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NOS question

  1. #1
    Loose Nut on the Wheel michaellone's Avatar
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    Default NOS question

    Hey guys, I trying to figure out how to setup my NOS system for next year and figured that I would bounce a question that came up.

    I looking at putting a Super Powershot system on my BBC and would rather run a single fuel system. My thought was to run 130 gph Holley/Edelbrock mechanical fuel pump, run it through a Fram HPG1 fuel filter, then up to a T fitting. On each side of the T, run a separate fuel regulator ( one for the carb, one for the fuel solenoid ). Can anyone see any problems with this setup?

    Other info:
    850 Holley carb
    454 BBC turning 6500
    600hp on motor
    Spraying 100-150 shot

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  3. #2
    Senior Member Amango's Avatar
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    There is nothing wrong with doing it that way. As long as you have a good fuel pump sounds like you do. I'm setting up my boat with a big shot 225hp system i will be using a single fuel pump that flows a 130 GPH 15 psi to BG 4 port regulator to feed the Carb and the fuel solenoid regulated pressure set to 6 to 7 PSI for both carb and nitrous.

  4. #3
    mo balls than $cents$ IMPATIENT 1's Avatar
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    Quote Originally Posted by michaellone View Post
    Hey guys, I trying to figure out how to setup my NOS system for next year and figured that I would bounce a question that came up.

    I looking at putting a Super Powershot system on my BBC and would rather run a single fuel system. My thought was to run 130 gph Holley/Edelbrock mechanical fuel pump, run it through a Fram HPG1 fuel filter, then up to a T fitting. On each side of the T, run a separate fuel regulator ( one for the carb, one for the fuel solenoid ). Can anyone see any problems with this setup?

    Other info:
    850 Holley carb
    454 BBC turning 6500
    600hp on motor
    Spraying 100-150 shot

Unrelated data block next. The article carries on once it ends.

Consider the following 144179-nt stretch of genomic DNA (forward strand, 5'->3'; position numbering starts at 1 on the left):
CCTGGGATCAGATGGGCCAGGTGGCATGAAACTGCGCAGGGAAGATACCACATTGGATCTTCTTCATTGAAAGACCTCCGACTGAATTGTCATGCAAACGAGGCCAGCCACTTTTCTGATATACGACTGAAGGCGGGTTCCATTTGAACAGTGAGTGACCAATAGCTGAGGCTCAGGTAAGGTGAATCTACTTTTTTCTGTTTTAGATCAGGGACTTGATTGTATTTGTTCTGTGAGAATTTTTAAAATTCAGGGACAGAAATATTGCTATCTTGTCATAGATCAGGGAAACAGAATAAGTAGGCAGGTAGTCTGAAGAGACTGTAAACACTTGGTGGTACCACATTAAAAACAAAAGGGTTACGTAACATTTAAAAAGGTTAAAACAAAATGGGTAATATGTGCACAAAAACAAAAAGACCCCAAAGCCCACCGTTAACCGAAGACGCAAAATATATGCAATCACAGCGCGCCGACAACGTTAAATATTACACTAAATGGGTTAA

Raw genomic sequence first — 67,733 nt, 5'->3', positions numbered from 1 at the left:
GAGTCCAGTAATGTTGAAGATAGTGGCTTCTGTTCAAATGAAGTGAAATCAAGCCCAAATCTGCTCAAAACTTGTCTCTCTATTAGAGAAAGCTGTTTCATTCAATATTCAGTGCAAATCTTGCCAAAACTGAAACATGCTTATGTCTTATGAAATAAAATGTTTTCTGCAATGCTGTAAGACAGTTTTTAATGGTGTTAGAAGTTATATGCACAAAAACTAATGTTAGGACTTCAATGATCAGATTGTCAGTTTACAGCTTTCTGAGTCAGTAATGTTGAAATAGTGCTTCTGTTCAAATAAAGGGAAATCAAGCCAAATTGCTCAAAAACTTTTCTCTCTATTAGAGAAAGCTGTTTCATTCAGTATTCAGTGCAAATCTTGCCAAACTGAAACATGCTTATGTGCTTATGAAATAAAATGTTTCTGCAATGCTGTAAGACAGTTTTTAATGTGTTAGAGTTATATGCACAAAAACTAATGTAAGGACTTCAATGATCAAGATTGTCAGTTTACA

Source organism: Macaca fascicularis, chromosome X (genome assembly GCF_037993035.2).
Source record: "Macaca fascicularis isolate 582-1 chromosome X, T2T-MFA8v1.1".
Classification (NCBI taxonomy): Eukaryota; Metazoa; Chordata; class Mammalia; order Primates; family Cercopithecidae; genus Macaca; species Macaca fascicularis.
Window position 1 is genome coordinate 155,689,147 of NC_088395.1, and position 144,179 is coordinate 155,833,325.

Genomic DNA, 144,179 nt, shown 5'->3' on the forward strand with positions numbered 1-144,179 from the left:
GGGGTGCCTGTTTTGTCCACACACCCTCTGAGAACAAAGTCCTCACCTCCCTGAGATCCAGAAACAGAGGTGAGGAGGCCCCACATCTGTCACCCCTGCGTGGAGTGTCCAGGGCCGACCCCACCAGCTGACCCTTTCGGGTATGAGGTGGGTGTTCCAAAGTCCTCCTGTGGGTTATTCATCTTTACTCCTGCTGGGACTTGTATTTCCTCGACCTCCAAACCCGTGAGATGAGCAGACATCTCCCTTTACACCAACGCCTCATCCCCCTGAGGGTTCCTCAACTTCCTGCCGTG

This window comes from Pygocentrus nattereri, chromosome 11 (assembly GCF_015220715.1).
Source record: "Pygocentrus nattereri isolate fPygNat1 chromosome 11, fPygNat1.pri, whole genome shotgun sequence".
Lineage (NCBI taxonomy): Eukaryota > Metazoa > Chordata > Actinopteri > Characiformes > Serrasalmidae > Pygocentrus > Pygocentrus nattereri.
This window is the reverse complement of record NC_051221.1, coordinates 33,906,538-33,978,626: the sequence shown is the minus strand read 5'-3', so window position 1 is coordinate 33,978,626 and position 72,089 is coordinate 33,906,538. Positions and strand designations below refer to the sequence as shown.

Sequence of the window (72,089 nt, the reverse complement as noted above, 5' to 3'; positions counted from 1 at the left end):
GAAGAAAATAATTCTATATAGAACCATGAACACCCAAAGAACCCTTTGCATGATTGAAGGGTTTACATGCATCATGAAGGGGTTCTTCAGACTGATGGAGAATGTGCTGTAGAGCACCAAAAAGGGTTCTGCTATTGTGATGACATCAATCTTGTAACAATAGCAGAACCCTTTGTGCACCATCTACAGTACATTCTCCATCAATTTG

the pump should handle it but you need to get a return style regulator to do it safely the way you're trying to. get a aeromotive 13202 regulator and run the carb and nitrous offa it. deadhead style regulators don't give the headpressure volume nitrous needs. you may start out at 6psi when you hit the nitrous cause pressure has creeped up, then it'll go down to 4psi with the bypass style regulator you won't have that kinda pressure creep that can melt a motor down

    Dare to be different, if it turns out great you can claim you planned it that way.

    Jetboatperformance.com

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  6. #4
    Loose Nut on the Wheel michaellone's Avatar
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    Quote Originally Posted by IMPATIENT 1 View Post
    the pump should handle it but you need to get a return style regulator to do it safely the way you're trying to. get a aeromotive 13202 regulator and run the carb and nitrous offa it. deadhead style regulators don't give the headpressure volume nitrous needs. you may start out at 6psi when you hit the nitrous cause pressure has creeped up, then it'll go down to 4psi with the bypass style regulator you won't have that kinda pressure creep that can melt a motor down
    Ok, so run a standard reg on the carb side and a bypass on the nitrous side?

    Is there any problem with run a bypass reg on a mechanical pump? (just never heard of it)

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    outboard or inboard steering??? if it has inboard steering and when you get to a power level that it wants to kick the tail up well lets say all new steering problem.

    sorry not a hijack just giving you a heads up as you up the hp with nos hydros can be a handfull without enough rudder @speed when suddenly the tail gets loose.

  8. #6
    Loose Nut on the Wheel michaellone's Avatar
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    Inboard steering, and I agree. We have already blown the tail with a 11 1/4 x 17 cleaver. It went strait but had to put a half turn of left rudder in it.

    We have extended the rudder 1 1/2 inches to give it more control surface in the water. If that doesn't work, I will put a daycruiser rudder under it.

  9. #7
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    put a outboard clamshell steering system on it over the winter if it were me. if you get put in the left lane you may end up in your fellow boat racers lane in a hurry. if you let off to correct and oversteer then things can get harry fast.
    clever props are made to blow the tail,i would run a flat style prop until i got the clamshell system.

    also as im sure you know every power level has it's own new set of problem's to overcome and this is one of those been there done that kind of things.not knocking you or your ride just want you to be safe as possible as you step up the hp.

  10. #8
    Loose Nut on the Wheel michaellone's Avatar
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    Havasubyou - It's all good! I would rather you say something about your experience than have to learn about it the hard way. That way I know what I am getting myself into when I really f-up.

    I would love to be able to convert to rear-steer, but it is not in the budget this winter. We will be testing the boat extensively before the first race in June. If it won't behave, the flat-bottom prop will go back under it.

    Now, back to the subject on hand:

    Is there any problems with running a by-pass reg with a mechanical fuel pump?

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